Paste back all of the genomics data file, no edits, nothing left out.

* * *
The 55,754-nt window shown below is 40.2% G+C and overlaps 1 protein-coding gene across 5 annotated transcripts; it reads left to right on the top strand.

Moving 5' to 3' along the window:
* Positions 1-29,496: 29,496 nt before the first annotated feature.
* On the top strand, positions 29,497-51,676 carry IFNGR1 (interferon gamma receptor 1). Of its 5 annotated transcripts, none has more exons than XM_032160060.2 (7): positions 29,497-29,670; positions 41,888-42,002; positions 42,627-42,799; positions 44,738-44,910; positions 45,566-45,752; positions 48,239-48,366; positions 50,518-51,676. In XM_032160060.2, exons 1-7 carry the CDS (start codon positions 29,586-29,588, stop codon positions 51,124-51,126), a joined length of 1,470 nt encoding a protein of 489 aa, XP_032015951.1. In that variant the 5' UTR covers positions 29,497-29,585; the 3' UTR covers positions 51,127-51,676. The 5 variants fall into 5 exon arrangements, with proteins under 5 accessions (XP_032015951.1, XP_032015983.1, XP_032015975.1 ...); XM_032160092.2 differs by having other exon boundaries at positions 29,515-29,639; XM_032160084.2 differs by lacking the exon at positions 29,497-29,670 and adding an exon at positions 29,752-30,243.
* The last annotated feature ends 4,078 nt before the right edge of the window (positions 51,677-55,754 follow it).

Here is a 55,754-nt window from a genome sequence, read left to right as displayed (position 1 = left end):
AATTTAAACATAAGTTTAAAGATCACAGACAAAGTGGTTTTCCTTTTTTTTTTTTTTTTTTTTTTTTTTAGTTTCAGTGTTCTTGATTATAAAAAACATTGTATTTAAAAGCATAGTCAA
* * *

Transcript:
The 55,754-nt window shown below is 40.2% G+C and overlaps 1 protein-coding gene across 5 annotated transcripts; it reads left to right on the top strand.

Moving 5' to 3' along the window:
* Positions 1-29,496: 29,496 nt before the first annotated feature.
* On the top strand, positions 29,497-51,676 carry IFNGR1 (interferon gamma receptor 1). Of its 5 annotated transcripts, none has more exons than XM_032160060.2 (7): positions 29,497-29,670; positions 41,888-42,002; positions 42,627-42,799; positions 44,738-44,910; positions 45,566-45,752; positions 48,239-48,366; positions 50,518-51,676. In XM_032160060.2, exons 1-7 carry the CDS (start codon positions 29,586-29,588, stop codon positions 51,124-51,126), a joined length of 1,470 nt encoding a protein of 489 aa, XP_032015951.1. In that variant the 5' UTR covers positions 29,497-29,585; the 3' UTR covers positions 51,127-51,676. The 5 variants fall into 5 exon arrangements, with proteins under 5 accessions (XP_032015951.1, XP_032015983.1, XP_032015975.1 ...); XM_032160092.2 differs by having other exon boundaries at positions 29,515-29,639; XM_032160084.2 differs by lacking the exon at positions 29,497-29,670 and adding an exon at positions 29,752-30,243.
* The last annotated feature ends 4,078 nt before the right edge of the window (positions 51,677-55,754 follow it).

Here is a 55,754-nt window from a genome sequence, read left to right as displayed (position 1 = left end):
AATTTAAACATAAGTTTAAAGATCACAGACAAAGTGGTTTTCCTTTTTTTTTTTTTTTTTTTTTTTTTTAGTTTCAGTGTTCTTGATTATAAAAAACATTGTATTTAAAAGCATAGTCAA